Many times I've heard that if we can reduce problem A to problem B in polynomial time, then the problem B is at least as hard as problem A. How precise is this statement? I believe we should understand it in this way: if A can be poly-time reduced to B, then if there's a poly-time algorithm for B, then it must be there for A.

My point is that A can actually be harder than B (can have higher time complexity, for example O(n^100), compared to B - O(n^4), because the poly-time reduction itself can be time consuming. So the sum of O(n^4) and time needed for reduction could give an algorithm for A that will be O(n^100). So every time I read A is no harder than B in this context is that it's impossible for A to have no polynomial time algorithm while B has one. Is that correct?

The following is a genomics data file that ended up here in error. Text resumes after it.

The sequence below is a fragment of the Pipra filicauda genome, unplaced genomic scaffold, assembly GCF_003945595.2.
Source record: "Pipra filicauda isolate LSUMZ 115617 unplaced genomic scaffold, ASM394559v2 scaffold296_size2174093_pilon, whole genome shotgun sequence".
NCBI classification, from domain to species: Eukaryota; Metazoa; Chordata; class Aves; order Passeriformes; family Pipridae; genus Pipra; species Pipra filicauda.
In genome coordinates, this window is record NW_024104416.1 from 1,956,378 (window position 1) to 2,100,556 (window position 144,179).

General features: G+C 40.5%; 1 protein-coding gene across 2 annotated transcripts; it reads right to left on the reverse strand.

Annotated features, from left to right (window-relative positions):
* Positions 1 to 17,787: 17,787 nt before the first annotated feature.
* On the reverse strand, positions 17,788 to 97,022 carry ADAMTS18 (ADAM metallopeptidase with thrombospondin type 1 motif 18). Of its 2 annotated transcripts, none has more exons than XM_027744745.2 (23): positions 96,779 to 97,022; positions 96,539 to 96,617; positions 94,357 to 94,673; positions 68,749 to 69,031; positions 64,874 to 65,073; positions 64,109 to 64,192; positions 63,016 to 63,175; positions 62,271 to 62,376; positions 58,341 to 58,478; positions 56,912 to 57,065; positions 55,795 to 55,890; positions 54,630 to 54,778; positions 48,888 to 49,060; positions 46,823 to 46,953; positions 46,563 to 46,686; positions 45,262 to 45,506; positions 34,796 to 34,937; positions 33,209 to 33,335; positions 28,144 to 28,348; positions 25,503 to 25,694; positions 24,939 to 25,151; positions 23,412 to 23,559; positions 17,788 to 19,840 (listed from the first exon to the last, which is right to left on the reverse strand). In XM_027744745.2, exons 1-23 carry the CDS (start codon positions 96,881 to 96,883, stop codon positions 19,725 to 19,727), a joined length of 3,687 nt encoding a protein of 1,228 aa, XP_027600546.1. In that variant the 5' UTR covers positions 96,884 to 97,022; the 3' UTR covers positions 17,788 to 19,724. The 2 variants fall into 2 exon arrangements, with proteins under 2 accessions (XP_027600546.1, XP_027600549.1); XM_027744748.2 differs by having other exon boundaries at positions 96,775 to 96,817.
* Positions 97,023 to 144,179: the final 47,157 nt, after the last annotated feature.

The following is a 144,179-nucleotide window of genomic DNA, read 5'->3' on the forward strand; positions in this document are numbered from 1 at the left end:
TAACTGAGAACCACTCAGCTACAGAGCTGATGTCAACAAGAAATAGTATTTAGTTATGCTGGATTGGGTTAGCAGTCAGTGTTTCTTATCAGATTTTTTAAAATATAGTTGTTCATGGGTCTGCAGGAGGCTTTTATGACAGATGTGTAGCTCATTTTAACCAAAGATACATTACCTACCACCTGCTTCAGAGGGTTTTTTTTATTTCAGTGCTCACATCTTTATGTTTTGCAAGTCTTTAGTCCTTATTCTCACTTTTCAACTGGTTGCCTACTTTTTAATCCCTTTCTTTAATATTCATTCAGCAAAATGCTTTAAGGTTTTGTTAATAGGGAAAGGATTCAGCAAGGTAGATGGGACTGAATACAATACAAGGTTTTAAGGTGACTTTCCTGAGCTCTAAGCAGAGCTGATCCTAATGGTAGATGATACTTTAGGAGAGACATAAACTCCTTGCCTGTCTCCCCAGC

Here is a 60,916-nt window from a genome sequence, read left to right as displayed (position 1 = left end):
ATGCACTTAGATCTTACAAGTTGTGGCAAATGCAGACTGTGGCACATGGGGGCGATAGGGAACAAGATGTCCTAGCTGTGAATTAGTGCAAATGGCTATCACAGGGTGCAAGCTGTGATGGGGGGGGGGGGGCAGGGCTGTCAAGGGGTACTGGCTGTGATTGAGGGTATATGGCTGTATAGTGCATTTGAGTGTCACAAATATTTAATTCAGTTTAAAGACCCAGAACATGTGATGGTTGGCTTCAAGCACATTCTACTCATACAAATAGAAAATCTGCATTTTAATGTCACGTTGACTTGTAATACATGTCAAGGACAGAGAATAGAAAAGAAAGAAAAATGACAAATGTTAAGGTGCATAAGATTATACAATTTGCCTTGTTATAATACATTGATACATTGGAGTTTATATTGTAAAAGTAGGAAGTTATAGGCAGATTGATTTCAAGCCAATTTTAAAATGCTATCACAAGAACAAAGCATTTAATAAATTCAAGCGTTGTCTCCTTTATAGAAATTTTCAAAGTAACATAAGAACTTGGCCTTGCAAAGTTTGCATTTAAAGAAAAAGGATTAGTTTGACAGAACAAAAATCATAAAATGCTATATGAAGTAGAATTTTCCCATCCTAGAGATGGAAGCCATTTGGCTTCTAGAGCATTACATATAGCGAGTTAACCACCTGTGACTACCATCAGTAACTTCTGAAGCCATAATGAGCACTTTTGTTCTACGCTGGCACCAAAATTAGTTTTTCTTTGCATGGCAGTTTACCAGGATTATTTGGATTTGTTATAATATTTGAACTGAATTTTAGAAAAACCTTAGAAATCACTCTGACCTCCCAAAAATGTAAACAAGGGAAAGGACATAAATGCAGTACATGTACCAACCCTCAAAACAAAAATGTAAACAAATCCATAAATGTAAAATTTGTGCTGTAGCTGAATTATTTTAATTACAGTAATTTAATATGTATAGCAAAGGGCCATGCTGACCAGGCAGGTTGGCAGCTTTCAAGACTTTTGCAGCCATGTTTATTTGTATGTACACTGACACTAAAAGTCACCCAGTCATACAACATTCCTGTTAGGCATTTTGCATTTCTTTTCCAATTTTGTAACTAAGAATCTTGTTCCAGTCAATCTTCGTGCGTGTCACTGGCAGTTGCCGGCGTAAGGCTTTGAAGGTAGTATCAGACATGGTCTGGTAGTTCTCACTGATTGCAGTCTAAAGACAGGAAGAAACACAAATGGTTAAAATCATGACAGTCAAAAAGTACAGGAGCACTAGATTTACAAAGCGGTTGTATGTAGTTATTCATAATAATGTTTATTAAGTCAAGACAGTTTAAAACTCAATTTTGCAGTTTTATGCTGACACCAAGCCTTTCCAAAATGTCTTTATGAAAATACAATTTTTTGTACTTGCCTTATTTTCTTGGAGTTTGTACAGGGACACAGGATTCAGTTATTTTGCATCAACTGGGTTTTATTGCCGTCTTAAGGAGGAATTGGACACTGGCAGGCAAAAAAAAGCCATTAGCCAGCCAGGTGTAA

In general, I would say that the term 'hard' in this statement corresponds to a complexity class, not to a degree of the polynomial. Or, rather, a 'hardness' of a problem is the minimal complexity class containing this problem.

That is, if A is at least as hard as B, then the minimal complexity class for B is superseded by the minimal complexity class of A.


As @Inspired points out , this statement is related to the complexity class rather than the actual time complexity of the two problems , this statement is generally used for NP complete problems .

Your Answer

By clicking “Post Your Answer”, you agree to our terms of service, privacy policy and cookie policy

Not the answer you're looking for? Browse other questions tagged or ask your own question.